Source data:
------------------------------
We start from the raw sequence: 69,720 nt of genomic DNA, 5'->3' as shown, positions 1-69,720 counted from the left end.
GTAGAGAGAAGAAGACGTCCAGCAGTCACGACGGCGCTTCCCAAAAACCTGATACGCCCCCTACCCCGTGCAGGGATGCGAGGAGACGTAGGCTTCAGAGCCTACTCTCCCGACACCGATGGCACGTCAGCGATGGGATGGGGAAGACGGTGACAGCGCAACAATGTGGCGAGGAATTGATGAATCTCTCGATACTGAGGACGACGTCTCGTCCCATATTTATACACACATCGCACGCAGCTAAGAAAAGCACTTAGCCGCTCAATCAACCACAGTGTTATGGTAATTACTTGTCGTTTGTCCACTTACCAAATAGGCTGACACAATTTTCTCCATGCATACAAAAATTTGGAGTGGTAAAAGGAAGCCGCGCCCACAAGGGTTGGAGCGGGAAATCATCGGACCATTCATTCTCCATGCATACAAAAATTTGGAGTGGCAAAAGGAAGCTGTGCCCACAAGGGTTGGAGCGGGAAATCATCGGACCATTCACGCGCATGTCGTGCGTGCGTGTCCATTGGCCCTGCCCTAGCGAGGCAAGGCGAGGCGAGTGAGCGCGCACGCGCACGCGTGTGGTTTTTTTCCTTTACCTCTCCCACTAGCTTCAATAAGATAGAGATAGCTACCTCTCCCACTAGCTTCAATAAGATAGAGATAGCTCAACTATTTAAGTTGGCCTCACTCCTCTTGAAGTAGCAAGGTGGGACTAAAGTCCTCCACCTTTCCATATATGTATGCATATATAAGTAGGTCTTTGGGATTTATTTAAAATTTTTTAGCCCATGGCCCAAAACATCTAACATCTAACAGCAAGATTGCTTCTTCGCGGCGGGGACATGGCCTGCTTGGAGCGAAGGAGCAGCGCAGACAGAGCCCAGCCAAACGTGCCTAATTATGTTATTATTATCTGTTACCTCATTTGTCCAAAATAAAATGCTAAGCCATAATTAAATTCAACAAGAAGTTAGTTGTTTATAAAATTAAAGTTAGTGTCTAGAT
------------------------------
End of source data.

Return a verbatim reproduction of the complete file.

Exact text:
We start from the raw sequence: 69,720 nt of genomic DNA, 5'->3' as shown, positions 1-69,720 counted from the left end.
GTAGAGAGAAGAAGACGTCCAGCAGTCACGACGGCGCTTCCCAAAAACCTGATACGCCCCCTACCCCGTGCAGGGATGCGAGGAGACGTAGGCTTCAGAGCCTACTCTCCCGACACCGATGGCACGTCAGCGATGGGATGGGGAAGACGGTGACAGCGCAACAATGTGGCGAGGAATTGATGAATCTCTCGATACTGAGGACGACGTCTCGTCCCATATTTATACACACATCGCACGCAGCTAAGAAAAGCACTTAGCCGCTCAATCAACCACAGTGTTATGGTAATTACTTGTCGTTTGTCCACTTACCAAATAGGCTGACACAATTTTCTCCATGCATACAAAAATTTGGAGTGGTAAAAGGAAGCCGCGCCCACAAGGGTTGGAGCGGGAAATCATCGGACCATTCATTCTCCATGCATACAAAAATTTGGAGTGGCAAAAGGAAGCTGTGCCCACAAGGGTTGGAGCGGGAAATCATCGGACCATTCACGCGCATGTCGTGCGTGCGTGTCCATTGGCCCTGCCCTAGCGAGGCAAGGCGAGGCGAGTGAGCGCGCACGCGCACGCGTGTGGTTTTTTTCCTTTACCTCTCCCACTAGCTTCAATAAGATAGAGATAGCTACCTCTCCCACTAGCTTCAATAAGATAGAGATAGCTCAACTATTTAAGTTGGCCTCACTCCTCTTGAAGTAGCAAGGTGGGACTAAAGTCCTCCACCTTTCCATATATGTATGCATATATAAGTAGGTCTTTGGGATTTATTTAAAATTTTTTAGCCCATGGCCCAAAACATCTAACATCTAACAGCAAGATTGCTTCTTCGCGGCGGGGACATGGCCTGCTTGGAGCGAAGGAGCAGCGCAGACAGAGCCCAGCCAAACGTGCCTAATTATGTTATTATTATCTGTTACCTCATTTGTCCAAAATAAAATGCTAAGCCATAATTAAATTCAACAAGAAGTTAGTTGTTTATAAAATTAAAGTTAGTGTCTAGAT